July 28 (Bloomberg) -- Guangdong Development Bank Co. said it moved currency and bond traders to Shanghai from its headquarters in Guangzhou as an end to the yuan’s peg against the dollar enhances the city’s role as a financial center.
The lender, part-owned by Citigroup Inc., will at least double the headcount of its markets team by the end of next year from 24 now, said Tang Huang, general manager at the financial markets department. Bank of Nanjing Co. is also expanding in the city, according to Fang Xinghai, director general of Shanghai’s financial services office.
“Shanghai is the foreign-exchange and bond-trading center of the whole nation,” said Tang in a July 26 interview in Shanghai. “Our clients’ demand for products to control exchange-rate risks will rise substantially as the authorities permit more flexibility in the yuan.”
Calls today to the press office of Bank of Nanjing weren’t answered. The Nanjing-based bank is partly owned by BNP Paribas SA.
China’s central bank ended the yuan’s two-year dollar peg on June 19 after holding the currency stable during the global financial crisis to aid exporters. Shanghai, which aims to become an international finance center by 2020, is home to China’s currency and bond trading platform, the China Foreign Exchange Trade System, also known as CFETS.
Standard Chartered Plc of London said in April it may expand its Shanghai-based global markets team in China by 40 percent by 2012, as the nation opens its financial markets to attract foreign investors. Shanghai-based Bank of Communications Ltd., the nation’s fifth-largest lender, also said it plans to enlarge currency and fixed-income teams in the city.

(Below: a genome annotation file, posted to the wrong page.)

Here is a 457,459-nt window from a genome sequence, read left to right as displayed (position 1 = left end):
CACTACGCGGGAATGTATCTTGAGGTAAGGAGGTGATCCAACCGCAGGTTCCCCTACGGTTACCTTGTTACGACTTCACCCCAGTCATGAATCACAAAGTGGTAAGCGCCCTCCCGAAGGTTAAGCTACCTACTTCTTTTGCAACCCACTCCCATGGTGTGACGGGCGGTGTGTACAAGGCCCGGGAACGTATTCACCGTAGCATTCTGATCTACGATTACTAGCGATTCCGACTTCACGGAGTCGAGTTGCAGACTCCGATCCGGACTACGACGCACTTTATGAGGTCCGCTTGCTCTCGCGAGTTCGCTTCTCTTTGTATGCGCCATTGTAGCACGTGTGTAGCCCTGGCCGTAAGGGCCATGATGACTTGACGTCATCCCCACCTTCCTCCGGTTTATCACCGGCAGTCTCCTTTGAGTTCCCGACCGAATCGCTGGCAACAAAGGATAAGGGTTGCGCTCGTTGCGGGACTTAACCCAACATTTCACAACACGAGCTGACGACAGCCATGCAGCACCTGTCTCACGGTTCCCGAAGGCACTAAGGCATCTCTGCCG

“A lot of other banks have this plan,” Shanghai city’s Fang said in an interview in Hong Kong on July 8. “Unpegging the yuan will increase trading volume. It will also add new products to the market.”
The yuan’s 12-month non-deliverable forwards weakened 0.1 percent to 6.6894 per dollar as of 2:50 p.m. in Hong Kong, reflecting bets the currency will strengthen 1.3 percent from the spot rate of 6.7797, according to data compiled by Bloomberg. The currency has climbed 0.7 percent since the central bank’s shift from a fixed exchange rate on June 19.
Yuan spot trading started in Hong Kong’s interbank market on July 21, two days after the People’s Bank of China and the Hong Kong Monetary Authority signed an agreement to lift limits on companies buying or selling yuan in the city, according to Gerrard Katz, head of foreign-exchange trading at Standard Chartered. Volumes are “very tiny” because of position limits introduced to prevent speculation, he said.
“China’s onshore foreign-exchange market will play a key role in the price setting of the yuan because the offshore market can’t compare with the onshore in either depth or volume,” said Guangdong Development Bank’s Tang.
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